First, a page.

Yes, it's been a week since I saw the film, but today, I was in a reviewing mood.
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Daniel Radcliffe, Emma Watson, and Rupert Grint mature in their respective roles of Harry Potter, Hermione Granger, and Ronald Weasley in their fifth year at Hogwarts. In Harry Potter and the Order of the Phoenix, Lord Voldemort (played with an intriguing venom by Ralph Feinnes) has returned, and the Wizarding world is skeptical about it out of fear. Where we last left Harry Potter, Harry had witnessed the return of Voldemort in Harry Potter and the Goblet of Fire.
This film opens up with the same drill as films 1-3. Harry Potter is in the Muggle land, living with his Aunt Petunia and Uncle Vernon (Fiona Shaw and Richard Griffiths) along with his plump cousin Dudley (Harry Melling). Once confronted by Dementors in the Muggle world, Harry is put on trial in the wizarding world for underage wizardry (albeit in self-defense).
Though found not guilty on the trial, Harry's problems have only just begun. On his return to Hogwarts, Harry and his friends are confronted by a new Defense Against the Dark Arts teacher, Professor Delores Umbridge (Imelda Stauton), who works for the Ministry of Magic and slowly ceases control of Hogwarts.
The film is based on the longest book in the series, and so obviously, much of what was stated in the book was left on the cutting floor for the film. While the same thing happened in Harry Potter and the Goblet of Fire, I cannot find it in myself to say that it was done as well with the fifth movie.
Where Potter 4 restructured much of the story, Potter 5 makes the story more convulted. Hence, much of Potter 5 felt like a two-and-a-half hour montage. Scenes are crammed together in such a way that the movie will only make sense if you've read the book. Fortunately for me, I have.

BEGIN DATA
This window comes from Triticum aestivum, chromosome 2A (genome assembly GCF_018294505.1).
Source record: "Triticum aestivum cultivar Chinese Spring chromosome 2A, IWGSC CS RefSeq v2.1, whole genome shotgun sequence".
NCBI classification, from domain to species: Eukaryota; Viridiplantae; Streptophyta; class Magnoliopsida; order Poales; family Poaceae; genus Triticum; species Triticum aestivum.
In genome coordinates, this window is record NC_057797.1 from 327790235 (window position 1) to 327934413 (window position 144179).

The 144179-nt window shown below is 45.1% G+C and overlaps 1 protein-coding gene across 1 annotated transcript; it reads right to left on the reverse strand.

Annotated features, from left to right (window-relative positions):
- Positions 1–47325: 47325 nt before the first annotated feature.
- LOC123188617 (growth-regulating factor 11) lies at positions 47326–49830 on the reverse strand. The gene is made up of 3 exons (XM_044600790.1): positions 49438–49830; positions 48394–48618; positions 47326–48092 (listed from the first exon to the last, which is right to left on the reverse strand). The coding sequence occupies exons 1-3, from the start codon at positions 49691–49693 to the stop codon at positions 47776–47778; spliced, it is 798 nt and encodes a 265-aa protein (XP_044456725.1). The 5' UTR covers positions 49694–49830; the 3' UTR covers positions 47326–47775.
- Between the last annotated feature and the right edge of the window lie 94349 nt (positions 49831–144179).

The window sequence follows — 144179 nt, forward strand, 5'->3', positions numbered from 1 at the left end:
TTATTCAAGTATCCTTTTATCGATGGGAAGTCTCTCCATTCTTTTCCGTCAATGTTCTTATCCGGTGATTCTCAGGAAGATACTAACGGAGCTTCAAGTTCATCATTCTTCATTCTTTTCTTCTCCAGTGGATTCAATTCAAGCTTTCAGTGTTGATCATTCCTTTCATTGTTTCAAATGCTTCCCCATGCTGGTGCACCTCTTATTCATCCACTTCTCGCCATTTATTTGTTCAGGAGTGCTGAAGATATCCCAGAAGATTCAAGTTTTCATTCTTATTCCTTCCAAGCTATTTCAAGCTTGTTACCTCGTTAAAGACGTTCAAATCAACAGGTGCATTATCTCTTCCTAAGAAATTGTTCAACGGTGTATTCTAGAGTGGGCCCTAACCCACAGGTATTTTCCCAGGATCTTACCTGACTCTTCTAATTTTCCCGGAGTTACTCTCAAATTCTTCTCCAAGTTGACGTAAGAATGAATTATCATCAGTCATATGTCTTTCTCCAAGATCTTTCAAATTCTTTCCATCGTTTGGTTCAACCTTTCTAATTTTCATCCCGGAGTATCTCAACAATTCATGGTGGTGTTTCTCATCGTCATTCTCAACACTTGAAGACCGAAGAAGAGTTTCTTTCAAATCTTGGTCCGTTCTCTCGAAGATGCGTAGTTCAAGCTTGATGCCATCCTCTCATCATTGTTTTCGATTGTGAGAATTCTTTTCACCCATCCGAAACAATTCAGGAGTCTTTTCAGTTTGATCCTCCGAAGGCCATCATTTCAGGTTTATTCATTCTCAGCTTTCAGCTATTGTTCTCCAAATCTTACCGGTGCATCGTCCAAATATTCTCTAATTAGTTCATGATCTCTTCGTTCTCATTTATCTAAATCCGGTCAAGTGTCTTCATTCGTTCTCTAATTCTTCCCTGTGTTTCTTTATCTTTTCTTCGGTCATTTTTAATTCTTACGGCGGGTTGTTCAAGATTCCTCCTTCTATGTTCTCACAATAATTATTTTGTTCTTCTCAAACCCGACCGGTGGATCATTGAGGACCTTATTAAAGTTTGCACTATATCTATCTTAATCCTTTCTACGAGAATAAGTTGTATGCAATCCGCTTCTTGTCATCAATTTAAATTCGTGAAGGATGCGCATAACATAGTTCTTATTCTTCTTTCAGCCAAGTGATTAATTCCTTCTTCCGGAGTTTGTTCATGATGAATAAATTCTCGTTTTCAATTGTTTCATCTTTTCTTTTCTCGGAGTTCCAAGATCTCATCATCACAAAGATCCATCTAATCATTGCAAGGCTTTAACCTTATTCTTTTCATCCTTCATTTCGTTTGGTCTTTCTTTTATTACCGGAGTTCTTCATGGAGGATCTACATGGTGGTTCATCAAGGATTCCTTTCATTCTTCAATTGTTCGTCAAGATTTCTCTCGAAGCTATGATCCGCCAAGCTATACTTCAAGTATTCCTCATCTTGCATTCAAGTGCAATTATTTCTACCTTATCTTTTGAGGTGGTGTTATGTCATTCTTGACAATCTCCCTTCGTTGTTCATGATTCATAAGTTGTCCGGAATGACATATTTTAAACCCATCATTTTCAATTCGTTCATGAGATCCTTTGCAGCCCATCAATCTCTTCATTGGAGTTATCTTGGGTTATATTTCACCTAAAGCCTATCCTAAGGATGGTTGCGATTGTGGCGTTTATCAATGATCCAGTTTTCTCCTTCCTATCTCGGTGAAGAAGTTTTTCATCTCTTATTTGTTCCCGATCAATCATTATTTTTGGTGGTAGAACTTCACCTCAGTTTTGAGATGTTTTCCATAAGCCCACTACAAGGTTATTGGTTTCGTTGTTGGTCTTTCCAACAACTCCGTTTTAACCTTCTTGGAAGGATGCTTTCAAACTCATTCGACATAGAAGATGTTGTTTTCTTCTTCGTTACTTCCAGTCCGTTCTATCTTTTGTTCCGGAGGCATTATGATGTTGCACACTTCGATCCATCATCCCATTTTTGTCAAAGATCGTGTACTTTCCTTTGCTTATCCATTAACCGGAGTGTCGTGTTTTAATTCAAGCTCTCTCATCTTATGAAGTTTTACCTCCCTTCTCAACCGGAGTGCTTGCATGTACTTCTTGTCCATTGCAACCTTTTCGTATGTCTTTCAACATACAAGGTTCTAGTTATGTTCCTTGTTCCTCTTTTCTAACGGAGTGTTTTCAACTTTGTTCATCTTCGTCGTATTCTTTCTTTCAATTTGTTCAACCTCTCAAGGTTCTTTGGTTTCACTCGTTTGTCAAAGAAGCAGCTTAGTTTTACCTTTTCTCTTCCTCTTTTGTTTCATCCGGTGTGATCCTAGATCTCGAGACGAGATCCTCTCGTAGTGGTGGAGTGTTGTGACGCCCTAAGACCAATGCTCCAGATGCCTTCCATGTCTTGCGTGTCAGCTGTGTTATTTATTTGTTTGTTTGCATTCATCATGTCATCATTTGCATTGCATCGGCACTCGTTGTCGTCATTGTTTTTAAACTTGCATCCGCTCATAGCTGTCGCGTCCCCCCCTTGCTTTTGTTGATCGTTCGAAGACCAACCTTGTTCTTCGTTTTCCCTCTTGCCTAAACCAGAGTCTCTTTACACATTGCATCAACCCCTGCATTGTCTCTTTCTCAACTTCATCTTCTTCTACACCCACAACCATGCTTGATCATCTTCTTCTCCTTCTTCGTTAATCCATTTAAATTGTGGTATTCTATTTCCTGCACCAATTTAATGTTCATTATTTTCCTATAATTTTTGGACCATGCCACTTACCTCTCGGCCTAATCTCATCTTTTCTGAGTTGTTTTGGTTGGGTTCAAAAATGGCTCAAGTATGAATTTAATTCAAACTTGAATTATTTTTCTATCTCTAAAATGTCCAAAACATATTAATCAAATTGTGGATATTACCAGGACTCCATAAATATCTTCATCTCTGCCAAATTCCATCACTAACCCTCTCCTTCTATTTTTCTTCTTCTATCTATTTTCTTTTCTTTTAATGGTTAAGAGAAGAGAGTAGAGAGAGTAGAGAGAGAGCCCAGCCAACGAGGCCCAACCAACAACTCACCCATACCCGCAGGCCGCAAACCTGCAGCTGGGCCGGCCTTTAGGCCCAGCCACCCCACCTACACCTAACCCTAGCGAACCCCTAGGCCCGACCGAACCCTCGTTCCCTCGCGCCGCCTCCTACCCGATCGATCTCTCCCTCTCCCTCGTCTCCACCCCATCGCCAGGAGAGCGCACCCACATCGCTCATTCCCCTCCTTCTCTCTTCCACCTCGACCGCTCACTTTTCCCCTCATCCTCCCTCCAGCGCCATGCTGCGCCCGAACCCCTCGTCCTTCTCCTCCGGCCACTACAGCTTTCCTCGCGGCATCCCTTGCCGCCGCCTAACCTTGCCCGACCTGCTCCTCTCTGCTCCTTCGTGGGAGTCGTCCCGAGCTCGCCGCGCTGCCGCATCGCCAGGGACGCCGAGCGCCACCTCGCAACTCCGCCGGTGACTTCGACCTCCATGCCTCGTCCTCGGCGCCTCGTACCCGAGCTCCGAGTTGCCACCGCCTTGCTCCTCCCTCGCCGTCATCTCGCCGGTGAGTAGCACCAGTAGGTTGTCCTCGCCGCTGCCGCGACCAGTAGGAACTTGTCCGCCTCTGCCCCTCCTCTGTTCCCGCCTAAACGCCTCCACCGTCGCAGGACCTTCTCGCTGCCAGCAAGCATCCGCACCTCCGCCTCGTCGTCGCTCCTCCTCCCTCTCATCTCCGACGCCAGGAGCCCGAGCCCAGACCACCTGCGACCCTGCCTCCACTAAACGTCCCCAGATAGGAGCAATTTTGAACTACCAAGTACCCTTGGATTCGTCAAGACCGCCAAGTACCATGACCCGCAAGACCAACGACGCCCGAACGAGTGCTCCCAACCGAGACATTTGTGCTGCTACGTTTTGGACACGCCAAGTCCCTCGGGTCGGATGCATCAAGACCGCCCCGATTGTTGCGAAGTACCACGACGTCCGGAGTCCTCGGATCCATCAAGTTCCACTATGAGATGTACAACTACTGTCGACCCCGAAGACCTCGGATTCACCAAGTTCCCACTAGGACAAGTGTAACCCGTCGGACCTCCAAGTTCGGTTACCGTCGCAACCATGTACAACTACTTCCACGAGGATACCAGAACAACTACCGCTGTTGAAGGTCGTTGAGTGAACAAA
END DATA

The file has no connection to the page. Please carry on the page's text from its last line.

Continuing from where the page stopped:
Performances by the three main characters are more solid than they ever have been. Harry, Ron, and Hermione display an aura of maturity in both themselves and the characters which they play. Moreso than Goblet of Fire, they capture the feeling of adolescence.
However, it is once again the supporting characters who are given the limelight, despite most of them having brief appearances. Alan Rickman plays Professor Snape, who moreso than his previous appearances, displays a more snappy, cunning persona more or less like how the character is described in the book.
Michael Gambon returns as Professor Dumbledore, Maggie Smith as Professor McGonnigal, Robbie Coltrane as Hagrid, and Gary Oldman as Sirius Black, to name a few. But the best performance here is Imelda Stauton's Umbridge, who captures the moralistic, perfectionistic attitute with a dash of obsessive compulsions perfectly according to what I pictured in the book.
A number of magical creatures appear in the film, including the Thestrals, which are now revealed to pull the carriages to Hogwarts, and which are invisible to all except for those who have seen death. Kreacher, Sirius Black's aging House Elf, makes a brief appearance, although technoligically and graphically, this House Elf is inferior to Dobby in Harry Potter and the Chamber of Secrets, though thankfully, much less annoying. Hagrid's half-brother, a giant named Grawp, also makes an appearance, as do the Centaurs who live in the Dark Forest.
There are many impressive visuals in the film, although with the crammed-in plot, there is not enough chance to enjoy them. The film doesn't seem to tell the story coherently, and a great percentage of the time, it is stuck seeming like a random series of events. It's in this that makes Harry Potter and the Order of the Phoenix one of the weakest installments, only second to Harry Potter and the Prisoner of Azkaban. C+